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Growing flowers of cannabis intended for the medical marijuana market are shown in Moncton, N.B., on April 14, 2016. (Ron Ward/THE CANADIAN PRESS)
Growing flowers of cannabis intended for the medical marijuana market are shown in Moncton, N.B., on April 14, 2016. (Ron Ward/THE CANADIAN PRESS)

Ottawa places three-gram limit on medical pot coverage for veterans Add to ...

The federal government will significantly reduce the amount of medical marijuana for which it reimburses veterans as it attempts to rein in a program expected to cost $75-million this year.

The new policy, which will limit veterans to three grams of medical marijuana a day instead of 10, was announced six months after a report by Auditor-General Michael Ferguson identified a massive surge in medical marijuana prescriptions for veterans and raised concerns about the small number of doctors writing those prescriptions.

The new limits take effect on May 21, 2017, for veterans whose marijuana prescriptions are already covered. New patients will start at the lower daily limit immediately. Veterans authorized by a specialist to receive more than three grams a day can seek exemptions.

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Veterans Affairs Minister Kent Hehr announced the new policy on Tuesday at the Canadian Military and Veteran Health Research Forum in Vancouver.

“Since the first veteran was reimbursed on compassionate grounds in 2007, the department has been reimbursing veterans for cannabis in increasing numbers at an increasing cost,” Mr. Hehr said. “We went from one veteran to over 3,000 in eight years, many of whom are accessing up to 10 grams per day.”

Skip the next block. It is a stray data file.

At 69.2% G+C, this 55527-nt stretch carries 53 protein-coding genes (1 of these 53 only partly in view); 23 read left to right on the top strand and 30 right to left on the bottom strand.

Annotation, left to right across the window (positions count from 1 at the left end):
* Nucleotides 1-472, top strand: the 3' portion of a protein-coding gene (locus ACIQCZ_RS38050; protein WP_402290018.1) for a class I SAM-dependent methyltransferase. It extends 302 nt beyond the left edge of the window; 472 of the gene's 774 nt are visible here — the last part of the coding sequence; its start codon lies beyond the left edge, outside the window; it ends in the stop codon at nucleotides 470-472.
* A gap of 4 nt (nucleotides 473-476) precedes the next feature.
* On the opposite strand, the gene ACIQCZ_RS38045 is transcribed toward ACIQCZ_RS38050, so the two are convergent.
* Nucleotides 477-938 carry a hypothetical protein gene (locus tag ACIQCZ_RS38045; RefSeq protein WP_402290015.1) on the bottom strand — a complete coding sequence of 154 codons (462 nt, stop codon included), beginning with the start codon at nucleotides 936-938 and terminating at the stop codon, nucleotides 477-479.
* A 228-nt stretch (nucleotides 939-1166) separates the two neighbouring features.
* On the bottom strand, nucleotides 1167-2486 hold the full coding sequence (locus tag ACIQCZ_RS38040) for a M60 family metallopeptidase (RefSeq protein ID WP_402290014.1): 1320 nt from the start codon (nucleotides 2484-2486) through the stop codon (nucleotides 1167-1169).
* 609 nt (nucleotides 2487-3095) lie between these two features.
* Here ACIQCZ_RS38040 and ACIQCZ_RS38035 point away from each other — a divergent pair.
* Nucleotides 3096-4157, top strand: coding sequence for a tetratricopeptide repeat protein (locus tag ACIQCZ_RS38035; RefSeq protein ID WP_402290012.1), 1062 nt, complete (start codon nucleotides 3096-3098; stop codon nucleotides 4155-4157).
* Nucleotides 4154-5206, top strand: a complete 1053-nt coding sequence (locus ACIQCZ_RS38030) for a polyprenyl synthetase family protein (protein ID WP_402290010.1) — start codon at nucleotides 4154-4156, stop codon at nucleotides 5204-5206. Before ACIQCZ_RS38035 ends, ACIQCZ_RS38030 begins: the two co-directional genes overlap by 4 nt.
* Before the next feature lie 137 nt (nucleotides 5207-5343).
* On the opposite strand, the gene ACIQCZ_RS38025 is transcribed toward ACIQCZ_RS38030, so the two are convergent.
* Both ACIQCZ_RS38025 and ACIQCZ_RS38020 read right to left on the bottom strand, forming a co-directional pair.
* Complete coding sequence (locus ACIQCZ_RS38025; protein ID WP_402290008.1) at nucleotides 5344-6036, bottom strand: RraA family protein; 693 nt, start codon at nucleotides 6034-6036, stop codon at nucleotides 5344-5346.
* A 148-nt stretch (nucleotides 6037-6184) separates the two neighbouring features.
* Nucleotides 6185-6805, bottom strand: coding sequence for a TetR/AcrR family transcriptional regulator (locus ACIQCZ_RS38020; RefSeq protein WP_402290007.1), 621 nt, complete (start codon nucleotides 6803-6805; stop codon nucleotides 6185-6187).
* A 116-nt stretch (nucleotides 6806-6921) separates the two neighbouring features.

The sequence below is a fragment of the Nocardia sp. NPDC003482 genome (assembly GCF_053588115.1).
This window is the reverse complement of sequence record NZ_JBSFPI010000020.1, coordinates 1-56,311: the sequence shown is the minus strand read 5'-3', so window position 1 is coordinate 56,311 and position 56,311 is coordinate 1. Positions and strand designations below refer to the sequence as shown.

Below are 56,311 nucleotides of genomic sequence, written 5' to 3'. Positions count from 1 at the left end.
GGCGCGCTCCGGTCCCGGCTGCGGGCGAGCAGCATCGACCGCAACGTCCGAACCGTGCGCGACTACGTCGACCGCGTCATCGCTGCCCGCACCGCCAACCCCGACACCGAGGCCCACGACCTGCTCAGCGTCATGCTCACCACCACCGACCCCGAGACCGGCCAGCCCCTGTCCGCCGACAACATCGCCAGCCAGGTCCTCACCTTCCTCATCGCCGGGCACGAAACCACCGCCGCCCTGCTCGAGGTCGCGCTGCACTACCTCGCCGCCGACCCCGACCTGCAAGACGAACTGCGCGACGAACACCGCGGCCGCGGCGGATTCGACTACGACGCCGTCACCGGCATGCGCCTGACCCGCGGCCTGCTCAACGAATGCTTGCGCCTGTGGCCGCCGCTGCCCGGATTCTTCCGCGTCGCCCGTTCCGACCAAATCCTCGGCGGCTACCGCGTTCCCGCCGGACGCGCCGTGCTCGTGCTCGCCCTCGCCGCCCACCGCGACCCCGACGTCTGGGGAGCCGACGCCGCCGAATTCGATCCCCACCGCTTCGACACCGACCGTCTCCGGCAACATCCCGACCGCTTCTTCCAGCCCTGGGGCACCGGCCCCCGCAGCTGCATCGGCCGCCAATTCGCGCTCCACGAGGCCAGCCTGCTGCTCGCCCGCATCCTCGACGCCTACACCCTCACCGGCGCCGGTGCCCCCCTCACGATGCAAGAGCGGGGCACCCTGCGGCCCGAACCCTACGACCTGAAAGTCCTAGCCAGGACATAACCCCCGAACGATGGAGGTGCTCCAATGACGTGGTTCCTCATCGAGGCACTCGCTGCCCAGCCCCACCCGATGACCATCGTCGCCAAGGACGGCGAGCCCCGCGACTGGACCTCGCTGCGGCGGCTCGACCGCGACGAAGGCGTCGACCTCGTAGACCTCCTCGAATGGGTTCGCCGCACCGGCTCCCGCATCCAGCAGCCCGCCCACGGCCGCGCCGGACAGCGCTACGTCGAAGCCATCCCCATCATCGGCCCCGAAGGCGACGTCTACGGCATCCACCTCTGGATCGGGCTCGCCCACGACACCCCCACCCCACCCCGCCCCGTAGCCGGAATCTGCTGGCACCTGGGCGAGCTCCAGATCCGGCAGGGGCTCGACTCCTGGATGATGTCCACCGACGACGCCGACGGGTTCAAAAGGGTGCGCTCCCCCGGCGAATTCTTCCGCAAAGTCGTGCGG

The policy change will affect about two-thirds of the 3,071 veterans currently being reimbursed for medical marijuana, said Michel Doiron, assistant deputy minister of service delivery at Veterans Affairs Canada (VAC). About 2,000 veterans receive four grams a day or more; 900 of those receive 10 grams a day or more, Mr. Doiron said.

In 2008-09, five veterans incurred costs of $19,088. From April to September of this year, marijuana for 3,071 veterans cost the federal government $31-million.

“We had estimated that somewhere around $75-million would be our cost this year just for marijuana,” Mr. Doiron said.

The new policy also includes a maximum limit of $8.50 per gram, which VAC calls a “fair market value price.”

The policy will include the equivalent value in fresh marijuana and cannabis oil. Until now, Ottawa had reimbursed veterans for dried buds only, despite a Supreme Court of Canada ruling that being limited to smoking or vaporizing put sick people at risk of cancer and bronchial infections.

Mr. Hehr said VAC and the Canadian Armed Forces (CAF) will launch “a research project to clarify and contribute to evidence of the effect on the health” of veterans.

The Auditor-General’s report said medical marijuana prescriptions for veterans increased after Ottawa overhauled its home-growing regime two years earlier.

That report also found that 53 per cent of 1,300 veterans got prescriptions the previous year from just four doctors.

Mr. Doiron said on Tuesday that VAC and the CAF have raised concerns with the federal college of physicians.

Vic Neufeld, president and chief executive officer of Aphria, a licensed producer that serves about 650 veterans, said the three-gram limit seems “out of line.”

Veterans often have conditions that are much more serious than those of the average medical marijuana patient, which can necessitate stronger strains, or more marijuana.

According to Health Canada, the average Canadian is authorized 2.6 grams per day.

“Our average, non-veteran patient is probably close to 1.5 grams a day, compared to 4.6, 4.7 grams a day for veterans,” Mr. Neufeld said. “With PTSD, they basically self-medicate throughout the day … but the [average] patient of Aphria is there for a sleep disorder. So she may take it two hours before bed time.”

Of 650 veterans, Mr. Neufeld estimates fewer than 50 have prescriptions for 10 grams a day.

With a report from Renata D’Aliesio

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